David Studwell Elton John Home Run Dodger Stadium 1975

Artist David Studwell on his inspiration

Artist David Studwell

On his inspiration, the cult of celebrity and his famous fans…

South west London artist David Studwell has received much acclaim for his distinctive style, which throws the spotlight on celebrities at their best and their worst. His most famous pieces include the ‘Elton John: Home Run-Dodger Stadium 1975’ screen print, which raised thousands at auction for Elton’s Aids charity, and his work has featured everyone from Marilyn Monroe and Bob Dylan to Amy Winehouse and Hugh Grant…

What inspires you?

The cult of celebrity, popular culture and Americana. My work tracks the legacy of Warhol and photographers of the twentieth century, and harks back to the golden age of Hollywood, the sixties and the seventies. I transport yesteryear stars into the present using advances in technologies and a modern approach, adding my own unique contemporary stamp to each piece. It’s important I maintain some of the original characteristics of those bygone eras. Each celebrity goes through a kind of metamorphosis as I turn the old into the new, creating a kind of modern hybrid.

What have you learnt about the cult of celebrity and how is that reflected in your work?

Celebrity is a word that held a very different meaning in the sixties and the seventies. There was no social media back then to raise an actor’s profile; they used hard graft and persistence to succeed. The word had real currency back then; it feels like it’s become more diluted now, the celebrity landscape has changed. Today, unknowns are catapulted into the spotlight via reality TV, the word has lost its meaning somehow. The world of the modern-day celebrity is less private, less discreet. In those classic eras it wasn’t unusual for the likes of Marilyn Monroe to walk down the street, unaccompanied by the unwanted presence of the paparazzi. Things seemed more dignified back then; more civilised somehow.

These yesteryear stars had grace and dignity, and a certain mystique. My aim is to try and capture some of those qualities in my work.

My mugshot series focuses on the dark side of fame. I capture the private moments of stars and make them graphically public, exposing the cracks and the flaws. There are some fabulous stories behind some of those mugshot prints. Dennis Hopper was arrested for shooting a pistol at an imaginary bear in New Mexico. He had taken LSD and mistook a tree for a bear and started shooting at said tree. He ended up in the same jail cell that they used in Easy Rider for the jail scene with Jack Nicholson. You couldn’t make it up.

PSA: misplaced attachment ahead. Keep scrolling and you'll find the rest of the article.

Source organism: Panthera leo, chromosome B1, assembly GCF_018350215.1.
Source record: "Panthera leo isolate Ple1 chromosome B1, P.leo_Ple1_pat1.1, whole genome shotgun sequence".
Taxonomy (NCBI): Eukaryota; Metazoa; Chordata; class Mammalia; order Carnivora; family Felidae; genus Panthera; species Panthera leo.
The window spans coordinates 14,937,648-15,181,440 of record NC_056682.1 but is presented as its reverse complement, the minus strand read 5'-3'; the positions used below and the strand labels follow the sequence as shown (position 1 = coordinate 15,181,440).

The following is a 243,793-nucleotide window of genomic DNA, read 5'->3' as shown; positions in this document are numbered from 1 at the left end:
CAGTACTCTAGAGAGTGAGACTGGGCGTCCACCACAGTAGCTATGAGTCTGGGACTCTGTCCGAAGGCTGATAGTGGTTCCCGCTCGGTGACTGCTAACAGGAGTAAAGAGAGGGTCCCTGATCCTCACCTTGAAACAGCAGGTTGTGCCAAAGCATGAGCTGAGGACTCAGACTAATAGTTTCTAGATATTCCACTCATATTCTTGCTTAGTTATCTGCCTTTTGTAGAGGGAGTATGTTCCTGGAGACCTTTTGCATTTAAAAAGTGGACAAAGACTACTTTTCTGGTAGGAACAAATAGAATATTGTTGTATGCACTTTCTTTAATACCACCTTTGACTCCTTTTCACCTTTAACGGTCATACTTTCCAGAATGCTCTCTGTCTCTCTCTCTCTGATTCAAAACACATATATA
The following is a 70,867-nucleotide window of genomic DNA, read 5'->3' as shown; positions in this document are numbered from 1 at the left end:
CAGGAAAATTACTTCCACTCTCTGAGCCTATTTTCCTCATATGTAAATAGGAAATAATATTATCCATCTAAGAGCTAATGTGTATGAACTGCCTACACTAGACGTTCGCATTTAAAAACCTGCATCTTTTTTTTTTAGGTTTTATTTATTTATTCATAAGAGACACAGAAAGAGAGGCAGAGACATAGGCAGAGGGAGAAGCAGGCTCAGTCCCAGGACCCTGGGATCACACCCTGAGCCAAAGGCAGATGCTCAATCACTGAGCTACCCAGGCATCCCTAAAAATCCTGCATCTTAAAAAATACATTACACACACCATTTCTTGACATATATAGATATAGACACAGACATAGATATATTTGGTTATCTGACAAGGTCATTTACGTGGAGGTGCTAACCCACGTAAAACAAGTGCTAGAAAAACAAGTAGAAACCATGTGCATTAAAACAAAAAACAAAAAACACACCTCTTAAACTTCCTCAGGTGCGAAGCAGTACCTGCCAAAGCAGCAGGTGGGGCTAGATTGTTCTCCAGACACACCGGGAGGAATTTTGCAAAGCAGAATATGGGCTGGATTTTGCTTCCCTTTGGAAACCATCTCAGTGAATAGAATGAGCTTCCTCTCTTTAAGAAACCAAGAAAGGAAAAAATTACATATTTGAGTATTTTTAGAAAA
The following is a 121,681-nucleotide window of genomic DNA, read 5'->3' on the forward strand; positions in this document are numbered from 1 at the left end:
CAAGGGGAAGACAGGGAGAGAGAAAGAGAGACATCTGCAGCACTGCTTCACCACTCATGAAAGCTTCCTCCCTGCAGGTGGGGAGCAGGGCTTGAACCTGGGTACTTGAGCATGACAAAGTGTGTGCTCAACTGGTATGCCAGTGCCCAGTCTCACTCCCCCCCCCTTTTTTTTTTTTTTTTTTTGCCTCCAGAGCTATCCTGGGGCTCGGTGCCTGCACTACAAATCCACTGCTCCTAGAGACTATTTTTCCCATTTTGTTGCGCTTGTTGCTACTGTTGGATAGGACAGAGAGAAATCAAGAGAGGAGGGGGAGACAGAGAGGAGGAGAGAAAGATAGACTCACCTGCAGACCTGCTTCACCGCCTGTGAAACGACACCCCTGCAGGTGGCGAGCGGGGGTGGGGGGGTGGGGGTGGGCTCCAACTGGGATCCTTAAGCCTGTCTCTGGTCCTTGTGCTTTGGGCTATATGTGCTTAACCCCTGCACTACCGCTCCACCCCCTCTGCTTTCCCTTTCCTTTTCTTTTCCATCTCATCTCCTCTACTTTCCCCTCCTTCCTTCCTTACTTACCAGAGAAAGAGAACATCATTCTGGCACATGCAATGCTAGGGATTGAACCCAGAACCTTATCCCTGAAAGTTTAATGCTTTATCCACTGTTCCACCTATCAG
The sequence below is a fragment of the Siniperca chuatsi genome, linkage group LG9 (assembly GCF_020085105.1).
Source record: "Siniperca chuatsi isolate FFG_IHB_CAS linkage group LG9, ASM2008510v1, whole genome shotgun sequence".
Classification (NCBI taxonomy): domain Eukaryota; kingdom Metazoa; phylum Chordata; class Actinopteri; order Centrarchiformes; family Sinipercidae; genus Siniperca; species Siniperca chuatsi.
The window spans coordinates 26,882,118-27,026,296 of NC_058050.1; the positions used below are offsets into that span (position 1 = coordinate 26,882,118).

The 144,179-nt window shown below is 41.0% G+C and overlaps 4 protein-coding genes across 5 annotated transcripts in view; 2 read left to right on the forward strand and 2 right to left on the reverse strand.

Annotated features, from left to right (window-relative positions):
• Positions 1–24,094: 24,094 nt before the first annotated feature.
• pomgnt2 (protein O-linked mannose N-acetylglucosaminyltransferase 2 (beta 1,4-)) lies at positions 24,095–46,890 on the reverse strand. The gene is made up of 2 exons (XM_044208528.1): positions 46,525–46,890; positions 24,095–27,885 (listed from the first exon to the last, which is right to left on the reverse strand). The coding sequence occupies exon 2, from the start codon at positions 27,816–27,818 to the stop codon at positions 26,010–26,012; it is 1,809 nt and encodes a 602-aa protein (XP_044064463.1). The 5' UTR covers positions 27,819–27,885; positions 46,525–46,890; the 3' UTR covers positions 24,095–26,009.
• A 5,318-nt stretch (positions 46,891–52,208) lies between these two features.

Do you have a favourite image?

The ‘Elton John: Home Run-Dodger Stadium 1975’ screen print that I created is certainly one of my favourite pieces of work. It’s a six-colour screen print with diamond dust.

I collaborated with Sir Elton John and Terry O’Neill to create the print. I created a special edition which was co-signed by Terry and Elton, they sold out immediately and one was auctioned through the London Evening Standard, raising over £12k for Elton John’s Aids Foundation.

Which celebrity in your work fascinates you most?

Probably Marilyn Monroe. She was beautiful and tragic at the same time, an interesting juxtaposition. She was also quite misunderstood. Portrayed and viewed as a dumb-blonde, she was in fact very intelligent and quite shy. She was incredibly photogenic and had star quality, your eye will always find her in the room.

Your work is in several high-profile celebrity art collections – what do you think is the secret of your popularity?

I’ve sold work to Kate Moss, Sheryl Crow and Nile Rogers among others.

I feel that people want to be transported back to the glamorous days of the golden age of Hollywood and the sixties and seventies. It’s nostalgic; people remember those times with affection. They want to be swept up in the romance of those classic eras. It’s a kind of escapism; who wouldn’t want to be transported to the premiere night of Some Like It Hot and see Marilyn strutting down the red carpet!? 

You’re working on Emma Swift’s new album cover – tell us more…

Emma Swift saw some posts of my artwork on social media, she said she really liked the feel of the Brigitte Bardot and Audrey Hepburn images I had done. Emma has an incredible voice and covers classics like Bob Dylan, which is right up my street. After exchanging a few messages, Emma said that she wanted me to do the cover for her next album which will have a Velvet Underground sound and vibe. I love the Velvet Underground and Dylan so it feels like the perfect fit.

What do you like about where you live? Favourite places?

I live in Teddington, about 10 minutes’ walk from Bushy Park. I feel very lucky to have such a beautiful green space right on my doorstep. There’s also Richmond Park nearby so I’m surrounded by incredible natural surroundings. There are plenty of good restaurants and bars interspersed with good local shops and there’s a real feeling of community.

See David’s work at…

Old Bank Vault Gallery, Hackney, from May 11 to June 13.

The Saatchi Gallery as part of Start Art Fair, October 13 to 17.



What’s on this May